I have read in previous tips that you don't advocate cold sales calls. Why?
Because the alternatives are better. Cold calls work best to "find" a possible customer, e.g., insurance, telephone service, air conditioning services ... mostly commodity type services. But the rejection rate is extraordinarily high (though it can be time efficient for those commodities when using low cost screening techniques). We are professional consultants. Our audiences are higher level professionals with whom we want to make a rational, if not emotional, connection. Telemarketing consulting services do not send the right message.
Preferable is the "warm" call. Trade off your lack of an existing relationship with a prospect for a compelling reason for them to talk to you. Do your research, either on the company or the industry. Give the person an intriguing, no obligation opportunity to get something at no risk and no (except for their time) cost. Let them know of the work you have done and ask if they have considered applying that in a specific (this is the key) place in their current operations. Don't just say "I do XXX, and wonder if you could use something like that at ABC Inc." Tell them that you have been reading that they are having a hard time/or looking for an opportunity and you have some experience with this, and it occurred to you that if their XYZ division, which according to their annual report has declined in new product introductions for the past three years, could introduce PQR in first shift plants, you could show how to . . ."Tip:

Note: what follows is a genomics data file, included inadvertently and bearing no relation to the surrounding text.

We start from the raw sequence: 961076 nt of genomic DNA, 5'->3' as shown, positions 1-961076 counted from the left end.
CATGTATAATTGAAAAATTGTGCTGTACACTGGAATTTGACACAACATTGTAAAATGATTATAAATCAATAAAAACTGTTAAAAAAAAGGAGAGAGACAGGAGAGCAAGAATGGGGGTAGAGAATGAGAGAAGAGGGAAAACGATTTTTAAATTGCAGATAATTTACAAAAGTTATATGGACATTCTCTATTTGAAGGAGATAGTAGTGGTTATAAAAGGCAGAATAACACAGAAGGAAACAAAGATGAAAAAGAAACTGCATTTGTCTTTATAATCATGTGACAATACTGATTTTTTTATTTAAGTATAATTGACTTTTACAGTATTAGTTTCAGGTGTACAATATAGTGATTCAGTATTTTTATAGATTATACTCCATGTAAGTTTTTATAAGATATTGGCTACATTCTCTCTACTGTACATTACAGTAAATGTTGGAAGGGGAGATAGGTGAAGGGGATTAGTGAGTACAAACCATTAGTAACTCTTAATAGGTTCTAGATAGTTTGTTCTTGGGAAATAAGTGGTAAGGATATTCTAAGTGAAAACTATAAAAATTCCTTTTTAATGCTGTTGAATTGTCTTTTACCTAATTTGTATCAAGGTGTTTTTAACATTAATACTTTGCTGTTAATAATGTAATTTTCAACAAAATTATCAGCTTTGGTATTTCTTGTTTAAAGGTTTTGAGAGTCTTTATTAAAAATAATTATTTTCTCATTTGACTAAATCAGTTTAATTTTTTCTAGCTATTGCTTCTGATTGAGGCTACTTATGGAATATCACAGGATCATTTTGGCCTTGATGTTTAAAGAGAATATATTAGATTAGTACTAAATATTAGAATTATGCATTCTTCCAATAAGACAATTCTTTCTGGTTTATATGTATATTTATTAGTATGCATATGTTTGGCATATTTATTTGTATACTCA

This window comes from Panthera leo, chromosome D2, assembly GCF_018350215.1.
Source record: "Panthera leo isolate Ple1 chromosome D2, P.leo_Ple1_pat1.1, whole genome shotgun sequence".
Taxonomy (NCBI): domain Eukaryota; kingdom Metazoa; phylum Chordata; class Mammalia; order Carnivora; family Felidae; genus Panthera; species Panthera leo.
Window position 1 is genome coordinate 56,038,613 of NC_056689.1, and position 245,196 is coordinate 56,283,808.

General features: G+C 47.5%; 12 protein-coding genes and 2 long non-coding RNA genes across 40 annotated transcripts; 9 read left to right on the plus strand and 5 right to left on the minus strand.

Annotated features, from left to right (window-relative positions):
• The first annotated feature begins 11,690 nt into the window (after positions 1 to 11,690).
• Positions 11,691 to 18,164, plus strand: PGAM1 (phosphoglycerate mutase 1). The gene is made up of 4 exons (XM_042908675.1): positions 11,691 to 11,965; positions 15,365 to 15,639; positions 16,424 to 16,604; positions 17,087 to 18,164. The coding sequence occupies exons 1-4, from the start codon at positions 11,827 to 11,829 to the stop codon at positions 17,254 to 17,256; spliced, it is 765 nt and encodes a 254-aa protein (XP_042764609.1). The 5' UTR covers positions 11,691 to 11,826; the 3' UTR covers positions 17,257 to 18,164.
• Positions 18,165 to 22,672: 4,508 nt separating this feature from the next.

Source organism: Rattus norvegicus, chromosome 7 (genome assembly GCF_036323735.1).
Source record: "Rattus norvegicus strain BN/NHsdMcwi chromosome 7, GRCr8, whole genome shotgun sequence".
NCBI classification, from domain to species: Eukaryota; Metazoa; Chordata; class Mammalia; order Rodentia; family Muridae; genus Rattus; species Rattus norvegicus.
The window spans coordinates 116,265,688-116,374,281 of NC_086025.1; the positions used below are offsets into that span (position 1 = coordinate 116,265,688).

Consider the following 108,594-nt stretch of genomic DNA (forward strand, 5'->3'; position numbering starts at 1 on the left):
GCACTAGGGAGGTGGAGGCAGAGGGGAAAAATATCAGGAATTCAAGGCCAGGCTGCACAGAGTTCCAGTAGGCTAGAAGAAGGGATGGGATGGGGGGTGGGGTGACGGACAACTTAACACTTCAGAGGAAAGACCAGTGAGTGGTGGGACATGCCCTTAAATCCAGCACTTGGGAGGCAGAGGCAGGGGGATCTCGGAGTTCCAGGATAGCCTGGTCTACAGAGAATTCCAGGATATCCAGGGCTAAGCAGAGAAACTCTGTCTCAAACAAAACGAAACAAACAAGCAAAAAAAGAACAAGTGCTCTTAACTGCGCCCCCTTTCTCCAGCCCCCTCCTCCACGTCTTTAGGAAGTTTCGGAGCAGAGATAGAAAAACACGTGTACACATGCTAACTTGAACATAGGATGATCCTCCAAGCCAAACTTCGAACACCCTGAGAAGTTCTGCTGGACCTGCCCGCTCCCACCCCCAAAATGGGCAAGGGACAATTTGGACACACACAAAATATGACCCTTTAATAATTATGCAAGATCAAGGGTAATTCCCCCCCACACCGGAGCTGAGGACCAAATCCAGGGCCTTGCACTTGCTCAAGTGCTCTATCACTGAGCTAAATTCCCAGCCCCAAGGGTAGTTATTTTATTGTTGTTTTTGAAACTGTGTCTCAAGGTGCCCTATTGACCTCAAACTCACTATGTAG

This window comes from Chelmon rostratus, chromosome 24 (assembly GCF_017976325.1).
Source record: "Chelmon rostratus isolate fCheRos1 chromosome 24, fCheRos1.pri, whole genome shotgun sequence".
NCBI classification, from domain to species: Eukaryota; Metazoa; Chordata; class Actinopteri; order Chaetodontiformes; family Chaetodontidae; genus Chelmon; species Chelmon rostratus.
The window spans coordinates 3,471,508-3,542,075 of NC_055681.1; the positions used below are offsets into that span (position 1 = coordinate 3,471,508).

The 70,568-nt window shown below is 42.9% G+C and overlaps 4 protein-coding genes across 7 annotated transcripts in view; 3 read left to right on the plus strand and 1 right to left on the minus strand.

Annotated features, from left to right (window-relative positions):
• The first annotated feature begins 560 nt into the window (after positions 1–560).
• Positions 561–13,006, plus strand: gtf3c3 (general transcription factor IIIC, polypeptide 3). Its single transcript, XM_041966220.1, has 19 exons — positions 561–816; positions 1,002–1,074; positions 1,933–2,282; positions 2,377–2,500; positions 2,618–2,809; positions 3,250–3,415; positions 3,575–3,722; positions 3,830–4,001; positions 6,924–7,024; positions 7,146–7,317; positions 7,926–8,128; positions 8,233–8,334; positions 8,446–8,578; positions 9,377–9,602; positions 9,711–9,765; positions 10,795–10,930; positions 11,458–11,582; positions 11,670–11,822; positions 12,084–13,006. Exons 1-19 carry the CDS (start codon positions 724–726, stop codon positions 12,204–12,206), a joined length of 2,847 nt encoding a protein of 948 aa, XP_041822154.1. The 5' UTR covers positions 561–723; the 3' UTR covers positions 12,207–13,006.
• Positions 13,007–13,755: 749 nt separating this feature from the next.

Give something to the prospect that demonstrates that you are interested in their company and your capabilities/results are applicable. This is the first foray into building trust. Remember, there is a lot more "free" to compete with than ever before and you need to participate in that. The cold call comes off as "I want something from you,” which comes across a costing them a lot more than free.© 2010 Institute of Management Consultants USA